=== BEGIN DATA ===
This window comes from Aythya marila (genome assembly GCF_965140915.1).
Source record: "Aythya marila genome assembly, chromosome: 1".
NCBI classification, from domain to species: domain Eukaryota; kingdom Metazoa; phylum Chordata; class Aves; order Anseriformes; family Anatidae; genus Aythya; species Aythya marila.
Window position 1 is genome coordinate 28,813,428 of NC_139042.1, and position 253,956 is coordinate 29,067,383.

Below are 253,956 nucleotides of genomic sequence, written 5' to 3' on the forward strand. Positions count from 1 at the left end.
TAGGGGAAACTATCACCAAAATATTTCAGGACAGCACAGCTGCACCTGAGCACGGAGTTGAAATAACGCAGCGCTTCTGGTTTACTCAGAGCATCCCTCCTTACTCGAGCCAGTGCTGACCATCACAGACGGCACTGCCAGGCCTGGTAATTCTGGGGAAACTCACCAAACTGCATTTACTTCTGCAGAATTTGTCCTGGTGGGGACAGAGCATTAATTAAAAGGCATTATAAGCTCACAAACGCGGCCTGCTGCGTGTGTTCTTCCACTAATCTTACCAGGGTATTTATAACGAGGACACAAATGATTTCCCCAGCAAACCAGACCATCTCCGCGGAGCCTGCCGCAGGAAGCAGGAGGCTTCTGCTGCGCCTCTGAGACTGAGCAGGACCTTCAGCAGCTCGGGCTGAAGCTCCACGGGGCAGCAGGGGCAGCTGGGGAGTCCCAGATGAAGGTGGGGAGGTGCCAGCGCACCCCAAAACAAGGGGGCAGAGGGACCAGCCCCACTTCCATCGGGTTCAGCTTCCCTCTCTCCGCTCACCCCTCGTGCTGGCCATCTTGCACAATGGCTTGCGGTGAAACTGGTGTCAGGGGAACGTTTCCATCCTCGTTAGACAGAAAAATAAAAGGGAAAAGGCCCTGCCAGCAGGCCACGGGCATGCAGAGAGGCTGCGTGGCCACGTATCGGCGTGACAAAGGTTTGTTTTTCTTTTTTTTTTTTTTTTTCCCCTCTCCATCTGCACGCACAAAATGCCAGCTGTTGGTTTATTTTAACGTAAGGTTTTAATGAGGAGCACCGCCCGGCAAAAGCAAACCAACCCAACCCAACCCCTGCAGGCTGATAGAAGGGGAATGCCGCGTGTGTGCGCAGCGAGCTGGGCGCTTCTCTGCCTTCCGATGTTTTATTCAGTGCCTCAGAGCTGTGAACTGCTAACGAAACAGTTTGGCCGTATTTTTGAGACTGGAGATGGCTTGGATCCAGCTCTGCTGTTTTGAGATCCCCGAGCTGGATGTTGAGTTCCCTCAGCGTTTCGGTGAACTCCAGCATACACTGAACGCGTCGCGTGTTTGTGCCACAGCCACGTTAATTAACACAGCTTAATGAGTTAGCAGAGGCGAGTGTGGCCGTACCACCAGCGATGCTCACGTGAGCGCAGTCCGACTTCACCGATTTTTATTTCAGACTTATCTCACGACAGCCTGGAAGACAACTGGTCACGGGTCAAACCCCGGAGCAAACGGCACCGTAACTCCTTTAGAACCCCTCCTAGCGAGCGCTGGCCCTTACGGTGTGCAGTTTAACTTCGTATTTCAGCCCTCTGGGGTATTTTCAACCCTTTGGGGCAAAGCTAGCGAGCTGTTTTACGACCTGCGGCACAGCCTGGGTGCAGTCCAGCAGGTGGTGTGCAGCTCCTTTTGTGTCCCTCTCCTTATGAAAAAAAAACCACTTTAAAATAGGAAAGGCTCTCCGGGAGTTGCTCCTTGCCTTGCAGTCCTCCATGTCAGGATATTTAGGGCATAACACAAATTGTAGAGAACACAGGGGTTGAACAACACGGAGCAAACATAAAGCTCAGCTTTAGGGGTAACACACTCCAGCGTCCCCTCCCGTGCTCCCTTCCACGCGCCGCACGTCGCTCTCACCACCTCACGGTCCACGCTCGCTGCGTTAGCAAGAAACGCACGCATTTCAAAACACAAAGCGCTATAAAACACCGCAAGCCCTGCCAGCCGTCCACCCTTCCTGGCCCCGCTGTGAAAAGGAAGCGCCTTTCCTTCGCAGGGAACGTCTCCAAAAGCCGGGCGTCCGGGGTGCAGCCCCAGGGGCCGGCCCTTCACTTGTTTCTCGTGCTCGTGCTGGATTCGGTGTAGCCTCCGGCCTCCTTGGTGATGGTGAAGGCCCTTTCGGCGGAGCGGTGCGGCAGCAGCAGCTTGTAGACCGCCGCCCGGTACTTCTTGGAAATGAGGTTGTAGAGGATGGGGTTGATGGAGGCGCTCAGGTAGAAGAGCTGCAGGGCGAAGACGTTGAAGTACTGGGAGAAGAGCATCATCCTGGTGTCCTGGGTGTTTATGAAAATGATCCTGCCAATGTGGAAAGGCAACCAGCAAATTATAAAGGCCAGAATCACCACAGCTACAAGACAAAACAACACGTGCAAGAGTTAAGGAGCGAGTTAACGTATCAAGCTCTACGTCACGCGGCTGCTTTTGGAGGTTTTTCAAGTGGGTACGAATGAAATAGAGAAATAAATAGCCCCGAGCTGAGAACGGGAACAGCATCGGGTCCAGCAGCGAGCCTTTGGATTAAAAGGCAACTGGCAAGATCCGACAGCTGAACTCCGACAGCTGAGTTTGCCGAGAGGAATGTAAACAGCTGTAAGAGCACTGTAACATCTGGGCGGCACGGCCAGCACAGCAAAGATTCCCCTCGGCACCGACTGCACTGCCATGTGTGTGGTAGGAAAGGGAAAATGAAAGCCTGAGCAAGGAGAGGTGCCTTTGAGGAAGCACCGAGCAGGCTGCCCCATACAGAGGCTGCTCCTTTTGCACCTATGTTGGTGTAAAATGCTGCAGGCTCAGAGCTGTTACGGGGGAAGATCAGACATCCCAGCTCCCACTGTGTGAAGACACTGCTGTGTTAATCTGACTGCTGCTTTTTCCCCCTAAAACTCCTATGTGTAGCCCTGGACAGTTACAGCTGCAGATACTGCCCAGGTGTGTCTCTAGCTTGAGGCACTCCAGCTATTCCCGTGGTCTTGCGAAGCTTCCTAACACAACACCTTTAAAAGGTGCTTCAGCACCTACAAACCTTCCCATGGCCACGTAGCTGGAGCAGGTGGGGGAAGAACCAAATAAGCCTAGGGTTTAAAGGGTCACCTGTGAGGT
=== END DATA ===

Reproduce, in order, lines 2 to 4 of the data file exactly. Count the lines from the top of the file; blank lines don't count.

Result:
Source record: "Aythya marila genome assembly, chromosome: 1".
NCBI classification, from domain to species: domain Eukaryota; kingdom Metazoa; phylum Chordata; class Aves; order Anseriformes; family Anatidae; genus Aythya; species Aythya marila.
Window position 1 is genome coordinate 28,813,428 of NC_139042.1, and position 253,956 is coordinate 29,067,383.